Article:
Tim Desmond and Ken Ozawa tell Tim Banerjee Dhoul how NUCB Business School is working to improve teaching quality among Business Schools in Asia by promoting the value of the case method and increasing the availability of high-quality cases in the region
With campuses in Nagoya, Osaka and Tokyo – Japan’s three largest metropolitan areas – NUCB Business School (NUCB) is well positioned to take a lead in the country’s provision of management education.
A strong proponent of the case method, the Nagoya-headquartered School is now also Japan’s principal provider of quality case studies from around the world, having recently stepped in to save the Case Center Japan from administration. In this exclusive interview with Business Impact, Tim Desmond, Senior Advisor and Project Manager, and Ken Ozawa, Accreditation and Institutional Research Manager, discuss NUCB’s plans to use this acquisition to help raise standards of teaching and learning materials, both in Japan and elsewhere in Asia.
Why is management education important in your country? What is the value it brings to the community you serve?
Traditionally, companies in Japan have prided themselves on offering lifetime employment, training those in management through inhouse programmes – having an MBA was frowned on by Japanese companies. However as the wave of globalisation took hold, Japan found itself in a precarious position due to a shortage of talented workers and an ever-declining birth rate. By 2025, for example, it is estimated that more than 2.4 million companies in Japan will have leaders that are, on average, over 70 years old. Since many of these companies will be unable to find adequate successors, it is expected that most will either suspend or cease operations entirely.
Although we live in a time when companies are producing more and more new products and services in response to consumer demands, Japan – despite its advanced technological capabilities – unfortunately lags behind much of the world in its capacity to start new businesses or embrace the entrepreneurial movement.
NUCB Business School recognises the dilemmas and challenges facing Japan. The School has been one of the main institutions to support the Japan Society for Business Succession (JSBS) to conduct and publish joint research and education, which will contribute to rectifying the family business succession situation in Japan. The School has also partnered with the Aichi Prefectural Association of Credit Unions, which comprises 15 regional banks, to organise special courses and workshops that work to strengthen the foundations of small companies and pass on techniques for the long-term growth of companies.
How healthy is the current market for business education in Japan and the surrounding region?
While Japan may have a somewhat rigid and inflexible corporate culture, our analysis reveals a relatively bright future for Business School graduates. We base this analysis on the following trends:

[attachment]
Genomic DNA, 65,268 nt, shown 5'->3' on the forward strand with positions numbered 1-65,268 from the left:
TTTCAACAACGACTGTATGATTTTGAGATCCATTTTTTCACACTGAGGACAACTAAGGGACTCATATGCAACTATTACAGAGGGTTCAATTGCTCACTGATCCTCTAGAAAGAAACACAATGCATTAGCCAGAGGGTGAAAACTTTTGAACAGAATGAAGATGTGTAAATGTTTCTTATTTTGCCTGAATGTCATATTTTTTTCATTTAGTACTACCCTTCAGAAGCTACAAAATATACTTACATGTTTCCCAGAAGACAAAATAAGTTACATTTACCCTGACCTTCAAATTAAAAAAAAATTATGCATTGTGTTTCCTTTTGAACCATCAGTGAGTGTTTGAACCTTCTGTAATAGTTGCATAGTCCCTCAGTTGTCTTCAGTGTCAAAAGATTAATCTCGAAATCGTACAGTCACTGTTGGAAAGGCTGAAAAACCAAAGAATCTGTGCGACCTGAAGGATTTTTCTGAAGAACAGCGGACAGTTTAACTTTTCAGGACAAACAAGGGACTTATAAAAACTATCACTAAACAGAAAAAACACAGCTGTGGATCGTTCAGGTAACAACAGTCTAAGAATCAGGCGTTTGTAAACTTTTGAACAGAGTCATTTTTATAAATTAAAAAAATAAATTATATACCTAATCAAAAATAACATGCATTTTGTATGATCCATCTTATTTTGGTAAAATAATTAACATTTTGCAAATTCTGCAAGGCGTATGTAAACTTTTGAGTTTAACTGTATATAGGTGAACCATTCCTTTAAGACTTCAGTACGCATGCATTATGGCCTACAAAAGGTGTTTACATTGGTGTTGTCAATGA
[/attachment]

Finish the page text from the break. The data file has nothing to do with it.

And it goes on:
• The Ministry of Education, Culture, Sports, Science and Technology (MEXT) has promoted the need to develop professionals with advanced specialised skills for working the global economy.
• The shift from domestic to overseas operations and the participation of non-Japanese staff in management has been increasing.
• A strong command of new management concepts and skills has become requisite for many managers.
Often, one will find that the core executive members in Japanese companies are typically graduates of a handful of prestigious Business Schools, based either in Japan or overseas. In this respect, Japanese universities have been slow, compared to the west, to establish Business Schools. As a result, NUCB’s use of the case method and accreditation are rather unique for higher education in Japan.
What do you think makes your portfolio of programmes stand out from others that are available in the country headquarters of your School and the surrounding region?
Recently, two universities in the region terminated their MBA programmes due to declining enrolments. While competition with NUCB is one possible cause, it is important to underscore that the School is a standalone institution with a singular focus on management education.
NUCB was the first Business School [in Japan] to offer a part-time, weekend MBA programme – Japanese companies expect workers to fully commit themselves to the office on weekdays. More importantly, the School is adept at recognising and adding unique programmes that are essential to the various business sectors, such as in healthcare and taxation, as well as a Global MBA taught in English. In line with the School’s focus on practical knowledge, great use is made of NUCB Business School’s expansive stock of real-world business case studies. All courses employ the case method using the most recent business cases available as learning materials.
Which single new programme, course, or initiative are you most excited about and why?
In May 2019, NUCB Business School reached an agreement with the Institute for International Studies and Training (IIST), a Japanese non-profit foundation, to acquire its case distribution unit, known as Case Center Japan (CCJ). The distribution unit was on the verge of bankruptcy. As CCJ was the only means for researchers and Business Schools in Japan to purchase case studies, its closure would have had a tremendous impact on management education and business research in Japan.